Session Plan for Shoptalk
Classrooms are becoming increasingly diverse and there are various perspectives as to how best to respond. The diversity of learners requires flexible and responsive teaching approaches to provide support to all learners equally.
In this one-and a half hour hands-on workshop you will discuss teaching methods and strategies relating to the building of inclusive and equitable academic learning environments. Based on interest and needs, participants will compile strategies targeted to their own specific teaching contexts.
For ACTIVITY 2, you will access an online Toolkit that introduces different aspects for you to consider when designing a course to meet the needs of people from a variety of backgrounds, abilities and learning styles.
In ACTIVITY 3, you will access the UDL Guidelines Website, a tool designed “to improve and optimize teaching and learning for all people based on scientific insights into how humans learn. […] These guidelines offer a set of concrete suggestions that can be applied to any discipline or domain to ensure that all learners can access and participate in meaningful, challenging learning opportunities.
Activity 1: Participants elaborate on question: What constitutes diversity in your own classrooms? Give a few examples.
Activity 3: Universal Design for Learning Activity
Step 1: Participants look at the UDL infograph and discuss components in conjunction with one of their current teaching resources.
Step 2: Collect a 1-2 strategies to implement into their teaching to be more inclusive.
ACCESS SUGGESTED RESOURCES: Feel free to explore the other aspects of the topic by browsing the suggested resources below.
|Universal Design for Learning (UDL)||Rao, K., & Meo, G. (2016). Using Universal Design for Learning to Design Standards-Based Lessons. SAGE Open. Acess the article here.||The Universal Design for Learning (UDL) framework can be used to proactively design lessons that address learner variability.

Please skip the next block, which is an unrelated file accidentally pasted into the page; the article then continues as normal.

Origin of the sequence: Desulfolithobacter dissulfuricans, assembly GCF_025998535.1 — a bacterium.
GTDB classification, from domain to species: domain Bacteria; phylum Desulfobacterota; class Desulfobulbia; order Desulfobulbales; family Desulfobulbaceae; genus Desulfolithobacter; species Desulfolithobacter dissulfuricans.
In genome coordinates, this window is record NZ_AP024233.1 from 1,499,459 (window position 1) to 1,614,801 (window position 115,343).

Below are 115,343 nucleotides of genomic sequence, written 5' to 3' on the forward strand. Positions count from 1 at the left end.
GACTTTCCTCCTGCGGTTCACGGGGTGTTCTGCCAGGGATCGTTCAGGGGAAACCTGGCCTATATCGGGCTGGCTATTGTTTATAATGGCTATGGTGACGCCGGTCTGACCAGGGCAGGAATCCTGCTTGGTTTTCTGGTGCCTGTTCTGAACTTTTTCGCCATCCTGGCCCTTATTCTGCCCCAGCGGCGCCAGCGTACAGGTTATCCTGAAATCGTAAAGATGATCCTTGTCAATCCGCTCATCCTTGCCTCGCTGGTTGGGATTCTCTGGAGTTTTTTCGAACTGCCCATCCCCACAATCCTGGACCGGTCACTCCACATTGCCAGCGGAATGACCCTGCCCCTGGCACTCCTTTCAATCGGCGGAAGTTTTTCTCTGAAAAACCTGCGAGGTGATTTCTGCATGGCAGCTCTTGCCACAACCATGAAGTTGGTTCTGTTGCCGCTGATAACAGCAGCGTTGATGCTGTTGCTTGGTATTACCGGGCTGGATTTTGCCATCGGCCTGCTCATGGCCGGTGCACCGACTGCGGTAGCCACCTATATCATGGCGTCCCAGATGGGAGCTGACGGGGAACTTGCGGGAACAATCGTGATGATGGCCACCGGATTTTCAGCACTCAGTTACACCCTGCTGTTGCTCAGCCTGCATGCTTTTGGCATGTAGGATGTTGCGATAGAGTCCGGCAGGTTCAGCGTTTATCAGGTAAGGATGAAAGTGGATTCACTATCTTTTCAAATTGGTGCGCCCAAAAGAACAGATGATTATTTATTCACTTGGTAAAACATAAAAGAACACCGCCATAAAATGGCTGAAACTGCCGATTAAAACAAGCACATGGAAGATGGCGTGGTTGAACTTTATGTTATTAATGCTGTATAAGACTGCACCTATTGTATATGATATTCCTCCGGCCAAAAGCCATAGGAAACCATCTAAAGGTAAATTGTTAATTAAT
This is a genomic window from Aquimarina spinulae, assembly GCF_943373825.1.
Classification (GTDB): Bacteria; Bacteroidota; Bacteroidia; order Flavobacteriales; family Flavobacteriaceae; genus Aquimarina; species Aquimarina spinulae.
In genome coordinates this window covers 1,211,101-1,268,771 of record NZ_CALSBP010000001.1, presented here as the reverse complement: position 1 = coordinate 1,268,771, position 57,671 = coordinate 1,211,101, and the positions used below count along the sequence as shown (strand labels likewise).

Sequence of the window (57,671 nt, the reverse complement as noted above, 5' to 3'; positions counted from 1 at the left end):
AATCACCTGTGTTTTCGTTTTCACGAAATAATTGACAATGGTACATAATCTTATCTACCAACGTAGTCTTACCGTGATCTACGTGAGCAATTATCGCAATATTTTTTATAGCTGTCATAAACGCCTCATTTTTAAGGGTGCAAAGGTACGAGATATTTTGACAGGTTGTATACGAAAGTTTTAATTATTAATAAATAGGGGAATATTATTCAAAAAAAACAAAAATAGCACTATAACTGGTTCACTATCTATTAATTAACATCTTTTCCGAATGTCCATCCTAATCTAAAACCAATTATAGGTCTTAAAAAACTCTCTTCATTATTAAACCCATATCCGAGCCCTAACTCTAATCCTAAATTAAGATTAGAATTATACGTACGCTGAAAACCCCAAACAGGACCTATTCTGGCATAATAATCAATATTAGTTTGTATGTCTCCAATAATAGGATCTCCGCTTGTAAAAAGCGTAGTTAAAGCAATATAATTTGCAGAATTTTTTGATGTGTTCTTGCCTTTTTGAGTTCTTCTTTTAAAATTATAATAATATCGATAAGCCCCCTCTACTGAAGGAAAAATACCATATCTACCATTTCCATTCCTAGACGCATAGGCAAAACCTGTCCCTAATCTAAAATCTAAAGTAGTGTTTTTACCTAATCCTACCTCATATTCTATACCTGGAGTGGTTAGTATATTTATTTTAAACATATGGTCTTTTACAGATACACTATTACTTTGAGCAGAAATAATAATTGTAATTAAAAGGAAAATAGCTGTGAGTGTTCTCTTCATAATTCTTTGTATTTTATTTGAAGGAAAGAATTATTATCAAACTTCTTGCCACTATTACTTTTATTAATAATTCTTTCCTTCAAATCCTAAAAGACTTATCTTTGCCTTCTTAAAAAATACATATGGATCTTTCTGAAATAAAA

|Web Accessibility||ONLINE COURSE:
created by the Inclusive Design Research Centre at OCAD university. Access the course here
|This course focuses on developing an understanding of the World Wide Web Consortium’s (W3C) Web Content Accessibility Guidelines Version 2.0 (WCAG 2.0). WCAG 2.0 describes how to make Web sites that are accessible to everyone.|
|Learning Styles/ Preferences||BOOK CHAPTER
Palloff, R. M. & Pratt, K. (2013). Lessons from the virtual classrooms: The realities of online teaching. Read Part 2. Chapter 7 provided as an excerpt in our Moodle course accessible here.
|The authors discuss ways in which instructors can work effectively with adult online learners including the consideration of different learning styles.|
Anderson, D.M., & Haddad, C.J. (2005). Gender, voice and learning in online course environments. Journal of Asynchronous Learning Networks, 9(1), 3-14. Access the article here.
|The article presents the results of a survey that compared expression of voice, control over learning, and perceived deep learning outcomes in face-toface versus online course environments.
|Gender||WEBSITES:||The website postings examine gender consideration in online learning.
Richter, T. & Zelenkauskaite, A. (2014). Culture, gender and Technology-enhanced Learning: Female and Male Students’ Perceptions across Three Continents. International Conference e-Learning 2014. Access the article here.
|The authors combine theory with practical recommendations for the facilitation of inclusive online learning among diverse learners.|